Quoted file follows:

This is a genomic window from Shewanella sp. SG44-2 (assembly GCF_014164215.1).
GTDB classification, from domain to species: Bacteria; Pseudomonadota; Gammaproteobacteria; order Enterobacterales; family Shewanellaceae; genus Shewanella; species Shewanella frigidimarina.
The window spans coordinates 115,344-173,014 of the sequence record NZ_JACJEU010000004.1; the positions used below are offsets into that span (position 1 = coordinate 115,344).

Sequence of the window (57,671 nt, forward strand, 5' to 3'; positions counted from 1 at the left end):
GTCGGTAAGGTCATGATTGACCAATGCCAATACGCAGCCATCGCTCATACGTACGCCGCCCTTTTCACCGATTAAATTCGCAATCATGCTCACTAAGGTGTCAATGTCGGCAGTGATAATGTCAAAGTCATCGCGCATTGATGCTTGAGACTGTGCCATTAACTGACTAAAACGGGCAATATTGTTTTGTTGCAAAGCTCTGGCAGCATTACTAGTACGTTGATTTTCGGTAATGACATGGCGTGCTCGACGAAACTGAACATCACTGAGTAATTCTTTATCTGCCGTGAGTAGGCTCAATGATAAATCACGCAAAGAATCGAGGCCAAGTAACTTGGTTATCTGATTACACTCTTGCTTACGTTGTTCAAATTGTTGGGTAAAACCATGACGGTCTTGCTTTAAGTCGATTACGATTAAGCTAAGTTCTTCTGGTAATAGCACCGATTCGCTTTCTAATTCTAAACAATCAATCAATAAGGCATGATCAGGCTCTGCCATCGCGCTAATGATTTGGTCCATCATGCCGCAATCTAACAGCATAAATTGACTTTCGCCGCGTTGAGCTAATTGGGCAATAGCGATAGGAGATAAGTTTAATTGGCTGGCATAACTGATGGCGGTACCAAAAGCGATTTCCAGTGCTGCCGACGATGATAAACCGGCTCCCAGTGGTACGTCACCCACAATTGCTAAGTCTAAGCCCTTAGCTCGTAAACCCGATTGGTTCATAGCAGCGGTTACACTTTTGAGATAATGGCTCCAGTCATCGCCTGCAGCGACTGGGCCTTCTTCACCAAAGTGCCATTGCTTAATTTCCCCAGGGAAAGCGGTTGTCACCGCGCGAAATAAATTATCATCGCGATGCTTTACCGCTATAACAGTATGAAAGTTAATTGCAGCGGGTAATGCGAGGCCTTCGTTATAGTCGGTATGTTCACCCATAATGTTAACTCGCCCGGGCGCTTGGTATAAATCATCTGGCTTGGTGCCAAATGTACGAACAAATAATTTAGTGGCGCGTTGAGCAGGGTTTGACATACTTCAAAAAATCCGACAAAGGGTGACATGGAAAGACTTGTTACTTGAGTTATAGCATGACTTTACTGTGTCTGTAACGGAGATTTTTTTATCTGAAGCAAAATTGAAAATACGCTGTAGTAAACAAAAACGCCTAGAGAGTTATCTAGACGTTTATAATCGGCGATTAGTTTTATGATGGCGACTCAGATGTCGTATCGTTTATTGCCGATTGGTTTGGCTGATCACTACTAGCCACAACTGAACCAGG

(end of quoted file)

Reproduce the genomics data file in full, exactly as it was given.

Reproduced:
This is a genomic window from Shewanella sp. SG44-2 (assembly GCF_014164215.1).
GTDB classification, from domain to species: Bacteria; Pseudomonadota; Gammaproteobacteria; order Enterobacterales; family Shewanellaceae; genus Shewanella; species Shewanella frigidimarina.
The window spans coordinates 115,344-173,014 of the sequence record NZ_JACJEU010000004.1; the positions used below are offsets into that span (position 1 = coordinate 115,344).

Sequence of the window (57,671 nt, forward strand, 5' to 3'; positions counted from 1 at the left end):
GTCGGTAAGGTCATGATTGACCAATGCCAATACGCAGCCATCGCTCATACGTACGCCGCCCTTTTCACCGATTAAATTCGCAATCATGCTCACTAAGGTGTCAATGTCGGCAGTGATAATGTCAAAGTCATCGCGCATTGATGCTTGAGACTGTGCCATTAACTGACTAAAACGGGCAATATTGTTTTGTTGCAAAGCTCTGGCAGCATTACTAGTACGTTGATTTTCGGTAATGACATGGCGTGCTCGACGAAACTGAACATCACTGAGTAATTCTTTATCTGCCGTGAGTAGGCTCAATGATAAATCACGCAAAGAATCGAGGCCAAGTAACTTGGTTATCTGATTACACTCTTGCTTACGTTGTTCAAATTGTTGGGTAAAACCATGACGGTCTTGCTTTAAGTCGATTACGATTAAGCTAAGTTCTTCTGGTAATAGCACCGATTCGCTTTCTAATTCTAAACAATCAATCAATAAGGCATGATCAGGCTCTGCCATCGCGCTAATGATTTGGTCCATCATGCCGCAATCTAACAGCATAAATTGACTTTCGCCGCGTTGAGCTAATTGGGCAATAGCGATAGGAGATAAGTTTAATTGGCTGGCATAACTGATGGCGGTACCAAAAGCGATTTCCAGTGCTGCCGACGATGATAAACCGGCTCCCAGTGGTACGTCACCCACAATTGCTAAGTCTAAGCCCTTAGCTCGTAAACCCGATTGGTTCATAGCAGCGGTTACACTTTTGAGATAATGGCTCCAGTCATCGCCTGCAGCGACTGGGCCTTCTTCACCAAAGTGCCATTGCTTAATTTCCCCAGGGAAAGCGGTTGTCACCGCGCGAAATAAATTATCATCGCGATGCTTTACCGCTATAACAGTATGAAAGTTAATTGCAGCGGGTAATGCGAGGCCTTCGTTATAGTCGGTATGTTCACCCATAATGTTAACTCGCCCGGGCGCTTGGTATAAATCATCTGGCTTGGTGCCAAATGTACGAACAAATAATTTAGTGGCGCGTTGAGCAGGGTTTGACATACTTCAAAAAATCCGACAAAGGGTGACATGGAAAGACTTGTTACTTGAGTTATAGCATGACTTTACTGTGTCTGTAACGGAGATTTTTTTATCTGAAGCAAAATTGAAAATACGCTGTAGTAAACAAAAACGCCTAGAGAGTTATCTAGACGTTTATAATCGGCGATTAGTTTTATGATGGCGACTCAGATGTCGTATCGTTTATTGCCGATTGGTTTGGCTGATCACTACTAGCCACAACTGAACCAGG